Effects of acclimation on poststocking dispersal of age-1 pallid sturgeon
Oldenburg, Eric William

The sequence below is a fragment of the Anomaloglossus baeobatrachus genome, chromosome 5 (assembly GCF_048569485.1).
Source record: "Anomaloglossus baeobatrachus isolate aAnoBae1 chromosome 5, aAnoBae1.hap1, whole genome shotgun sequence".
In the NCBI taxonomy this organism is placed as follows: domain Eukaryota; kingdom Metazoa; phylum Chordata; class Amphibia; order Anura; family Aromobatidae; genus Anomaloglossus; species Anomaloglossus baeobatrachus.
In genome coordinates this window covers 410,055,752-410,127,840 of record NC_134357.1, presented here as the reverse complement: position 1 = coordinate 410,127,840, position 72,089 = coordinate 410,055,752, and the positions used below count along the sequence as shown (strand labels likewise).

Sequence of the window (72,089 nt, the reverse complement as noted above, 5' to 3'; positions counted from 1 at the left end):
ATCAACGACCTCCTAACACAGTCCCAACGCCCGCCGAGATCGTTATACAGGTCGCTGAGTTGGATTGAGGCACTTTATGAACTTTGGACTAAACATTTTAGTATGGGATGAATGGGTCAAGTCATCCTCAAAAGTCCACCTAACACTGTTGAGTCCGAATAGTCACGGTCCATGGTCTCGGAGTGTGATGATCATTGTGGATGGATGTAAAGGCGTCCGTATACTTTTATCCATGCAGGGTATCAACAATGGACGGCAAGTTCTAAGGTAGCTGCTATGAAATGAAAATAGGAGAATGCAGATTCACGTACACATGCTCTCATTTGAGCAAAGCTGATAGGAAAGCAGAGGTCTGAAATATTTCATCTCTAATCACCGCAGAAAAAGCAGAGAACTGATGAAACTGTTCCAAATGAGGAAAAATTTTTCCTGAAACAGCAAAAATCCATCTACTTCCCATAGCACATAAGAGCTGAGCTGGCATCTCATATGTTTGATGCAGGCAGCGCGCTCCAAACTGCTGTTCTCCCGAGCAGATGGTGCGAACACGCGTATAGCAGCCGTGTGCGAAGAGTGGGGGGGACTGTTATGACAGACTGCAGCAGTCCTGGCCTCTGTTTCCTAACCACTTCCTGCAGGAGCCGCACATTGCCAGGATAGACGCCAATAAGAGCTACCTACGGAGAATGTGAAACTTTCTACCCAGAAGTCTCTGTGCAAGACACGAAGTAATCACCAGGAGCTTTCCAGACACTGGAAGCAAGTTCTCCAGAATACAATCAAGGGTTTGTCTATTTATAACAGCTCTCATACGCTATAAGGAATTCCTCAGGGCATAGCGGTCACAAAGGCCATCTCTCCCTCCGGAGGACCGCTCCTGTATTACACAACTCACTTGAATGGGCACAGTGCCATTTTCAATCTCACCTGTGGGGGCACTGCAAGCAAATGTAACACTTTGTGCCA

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A propagation program for pallid sturgeon Scaphirhynchus albus in the upper Missouri River was implemented by the U. S. Fish and Wildlife Service in 1997. Preliminary research indicated that many hatchery-reared pallid sturgeon were experiencing significant downstream poststocking dispersal, negatively affecting their recruitment. Therefore, the objective of this study was to evaluate the effects of acclimation to flow and site-specific physicochemical water conditions on poststocking dispersal and physiological condition of age-1 pallid sturgeon. Fish from three acclimation treatments were radio-tagged, released at two locations (Missouri River and Marias River), and monitored using passive remote telemetry stations. Marias treatment was acclimated to flow and site-specific physicochemical conditions in tanks along the Marias River. Bozeman treatment was acclimated to flow in tanks at the Bozeman Fish Technology Center (BFTC), and traditional treatment had no acclimation (reared at the BFTC under traditional protocol). During both years fish released in the Missouri River dispersed less than fish released in the Marias River. In 2005, Marias treatment dispersed less and nearly twice as many fish remained in the Missouri River reach than traditional treatment.In 2006, pallid sturgeon dispersed similarly among treatments and fish remaining in the Missouri River reach were similar among all treatments. Differences in poststocking dispersal between years may be related to fin curl. Fin curl was present in all fish in 2005 and 27% of the fish in 2006. Pallid sturgeon from all treatments in both years had a greater affinity for the lower reaches of the Missouri River than the upper reaches. This area consists of more fines and sand substrate as opposed to gravel and cobble in the upper reaches. Thus, habitat at release site influenced poststocking dispersal more than acclimation treatment. No difference was observed in relative growth rate among treatments in 2006. However, acclimation to flow (i.e., exercise conditioning) may reduce liver fat content. Acclimation conditions used in this study may not benefit pallid sturgeon unless fin curl or fatty liver are present. It is evident from this study that natural resource agencies need to consider stocking location carefully to reduce poststocking dispersal.